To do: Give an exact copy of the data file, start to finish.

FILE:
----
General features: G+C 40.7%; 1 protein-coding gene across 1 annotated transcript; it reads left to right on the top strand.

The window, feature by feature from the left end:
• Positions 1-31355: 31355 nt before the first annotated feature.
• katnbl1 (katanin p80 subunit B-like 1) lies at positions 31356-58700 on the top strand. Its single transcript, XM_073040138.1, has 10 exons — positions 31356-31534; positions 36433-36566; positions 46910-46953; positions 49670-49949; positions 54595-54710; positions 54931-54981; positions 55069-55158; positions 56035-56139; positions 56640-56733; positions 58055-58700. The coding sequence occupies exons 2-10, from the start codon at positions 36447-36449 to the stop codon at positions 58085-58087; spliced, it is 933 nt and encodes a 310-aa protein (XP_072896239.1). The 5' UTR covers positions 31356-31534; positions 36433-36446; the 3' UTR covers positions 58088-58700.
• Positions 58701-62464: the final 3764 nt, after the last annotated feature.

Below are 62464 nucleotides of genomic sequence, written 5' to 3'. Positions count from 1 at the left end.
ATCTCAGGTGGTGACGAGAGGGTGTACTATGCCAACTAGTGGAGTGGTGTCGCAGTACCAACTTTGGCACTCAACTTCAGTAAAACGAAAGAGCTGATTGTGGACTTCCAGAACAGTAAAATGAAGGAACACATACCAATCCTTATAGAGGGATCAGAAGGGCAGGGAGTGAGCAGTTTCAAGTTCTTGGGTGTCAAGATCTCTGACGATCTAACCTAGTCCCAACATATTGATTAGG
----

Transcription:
General features: G+C 40.7%; 1 protein-coding gene across 1 annotated transcript; it reads left to right on the top strand.

The window, feature by feature from the left end:
• Positions 1-31355: 31355 nt before the first annotated feature.
• katnbl1 (katanin p80 subunit B-like 1) lies at positions 31356-58700 on the top strand. Its single transcript, XM_073040138.1, has 10 exons — positions 31356-31534; positions 36433-36566; positions 46910-46953; positions 49670-49949; positions 54595-54710; positions 54931-54981; positions 55069-55158; positions 56035-56139; positions 56640-56733; positions 58055-58700. The coding sequence occupies exons 2-10, from the start codon at positions 36447-36449 to the stop codon at positions 58085-58087; spliced, it is 933 nt and encodes a 310-aa protein (XP_072896239.1). The 5' UTR covers positions 31356-31534; positions 36433-36446; the 3' UTR covers positions 58088-58700.
• Positions 58701-62464: the final 3764 nt, after the last annotated feature.

Below are 62464 nucleotides of genomic sequence, written 5' to 3'. Positions count from 1 at the left end.
ATCTCAGGTGGTGACGAGAGGGTGTACTATGCCAACTAGTGGAGTGGTGTCGCAGTACCAACTTTGGCACTCAACTTCAGTAAAACGAAAGAGCTGATTGTGGACTTCCAGAACAGTAAAATGAAGGAACACATACCAATCCTTATAGAGGGATCAGAAGGGCAGGGAGTGAGCAGTTTCAAGTTCTTGGGTGTCAAGATCTCTGACGATCTAACCTAGTCCCAACATATTGATTAGG